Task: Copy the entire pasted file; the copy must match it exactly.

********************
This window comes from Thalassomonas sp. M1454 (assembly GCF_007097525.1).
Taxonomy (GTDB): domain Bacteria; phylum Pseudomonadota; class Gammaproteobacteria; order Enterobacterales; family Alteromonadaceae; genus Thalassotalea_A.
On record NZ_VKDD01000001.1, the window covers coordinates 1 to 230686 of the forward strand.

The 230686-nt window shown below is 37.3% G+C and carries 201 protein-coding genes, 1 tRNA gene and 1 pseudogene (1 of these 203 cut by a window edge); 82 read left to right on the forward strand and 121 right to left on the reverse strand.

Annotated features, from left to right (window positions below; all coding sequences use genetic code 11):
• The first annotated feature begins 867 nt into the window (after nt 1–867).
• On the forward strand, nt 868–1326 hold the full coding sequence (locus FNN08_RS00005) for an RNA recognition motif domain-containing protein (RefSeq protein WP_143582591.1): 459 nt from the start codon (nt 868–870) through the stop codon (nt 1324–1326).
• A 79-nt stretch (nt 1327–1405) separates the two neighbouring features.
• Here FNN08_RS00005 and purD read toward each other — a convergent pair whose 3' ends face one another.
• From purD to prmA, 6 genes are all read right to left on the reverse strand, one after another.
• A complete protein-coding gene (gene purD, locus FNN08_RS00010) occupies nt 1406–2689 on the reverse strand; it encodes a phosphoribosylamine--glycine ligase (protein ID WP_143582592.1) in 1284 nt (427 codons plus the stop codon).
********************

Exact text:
This window comes from Thalassomonas sp. M1454 (assembly GCF_007097525.1).
Taxonomy (GTDB): domain Bacteria; phylum Pseudomonadota; class Gammaproteobacteria; order Enterobacterales; family Alteromonadaceae; genus Thalassotalea_A.
On record NZ_VKDD01000001.1, the window covers coordinates 1 to 230686 of the forward strand.

The 230686-nt window shown below is 37.3% G+C and carries 201 protein-coding genes, 1 tRNA gene and 1 pseudogene (1 of these 203 cut by a window edge); 82 read left to right on the forward strand and 121 right to left on the reverse strand.

Annotated features, from left to right (window positions below; all coding sequences use genetic code 11):
• The first annotated feature begins 867 nt into the window (after nt 1–867).
• On the forward strand, nt 868–1326 hold the full coding sequence (locus FNN08_RS00005) for an RNA recognition motif domain-containing protein (RefSeq protein WP_143582591.1): 459 nt from the start codon (nt 868–870) through the stop codon (nt 1324–1326).
• A 79-nt stretch (nt 1327–1405) separates the two neighbouring features.
• Here FNN08_RS00005 and purD read toward each other — a convergent pair whose 3' ends face one another.
• From purD to prmA, 6 genes are all read right to left on the reverse strand, one after another.
• A complete protein-coding gene (gene purD, locus FNN08_RS00010) occupies nt 1406–2689 on the reverse strand; it encodes a phosphoribosylamine--glycine ligase (protein ID WP_143582592.1) in 1284 nt (427 codons plus the stop codon).